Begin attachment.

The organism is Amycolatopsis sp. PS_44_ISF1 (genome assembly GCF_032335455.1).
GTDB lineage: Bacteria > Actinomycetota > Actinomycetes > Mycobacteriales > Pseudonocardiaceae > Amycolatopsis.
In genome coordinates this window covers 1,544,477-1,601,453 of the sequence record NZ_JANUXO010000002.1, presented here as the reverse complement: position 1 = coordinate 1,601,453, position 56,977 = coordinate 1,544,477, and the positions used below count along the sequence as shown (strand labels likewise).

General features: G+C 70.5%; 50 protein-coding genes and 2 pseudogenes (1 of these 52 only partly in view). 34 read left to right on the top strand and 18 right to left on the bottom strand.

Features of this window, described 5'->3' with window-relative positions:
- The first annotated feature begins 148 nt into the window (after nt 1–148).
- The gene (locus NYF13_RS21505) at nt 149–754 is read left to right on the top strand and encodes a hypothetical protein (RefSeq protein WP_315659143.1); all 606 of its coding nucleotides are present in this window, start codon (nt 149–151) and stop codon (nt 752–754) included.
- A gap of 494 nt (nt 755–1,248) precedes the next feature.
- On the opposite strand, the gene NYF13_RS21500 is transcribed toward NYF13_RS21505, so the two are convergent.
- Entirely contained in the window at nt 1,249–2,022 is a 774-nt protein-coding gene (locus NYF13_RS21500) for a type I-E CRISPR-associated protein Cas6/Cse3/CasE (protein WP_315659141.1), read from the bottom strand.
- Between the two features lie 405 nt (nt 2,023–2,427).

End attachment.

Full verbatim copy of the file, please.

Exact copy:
The organism is Amycolatopsis sp. PS_44_ISF1 (genome assembly GCF_032335455.1).
GTDB lineage: Bacteria > Actinomycetota > Actinomycetes > Mycobacteriales > Pseudonocardiaceae > Amycolatopsis.
In genome coordinates this window covers 1,544,477-1,601,453 of the sequence record NZ_JANUXO010000002.1, presented here as the reverse complement: position 1 = coordinate 1,601,453, position 56,977 = coordinate 1,544,477, and the positions used below count along the sequence as shown (strand labels likewise).

General features: G+C 70.5%; 50 protein-coding genes and 2 pseudogenes (1 of these 52 only partly in view). 34 read left to right on the top strand and 18 right to left on the bottom strand.

Features of this window, described 5'->3' with window-relative positions:
- The first annotated feature begins 148 nt into the window (after nt 1–148).
- The gene (locus NYF13_RS21505) at nt 149–754 is read left to right on the top strand and encodes a hypothetical protein (RefSeq protein WP_315659143.1); all 606 of its coding nucleotides are present in this window, start codon (nt 149–151) and stop codon (nt 752–754) included.
- A gap of 494 nt (nt 755–1,248) precedes the next feature.
- On the opposite strand, the gene NYF13_RS21500 is transcribed toward NYF13_RS21505, so the two are convergent.
- Entirely contained in the window at nt 1,249–2,022 is a 774-nt protein-coding gene (locus NYF13_RS21500) for a type I-E CRISPR-associated protein Cas6/Cse3/CasE (protein WP_315659141.1), read from the bottom strand.
- Between the two features lie 405 nt (nt 2,023–2,427).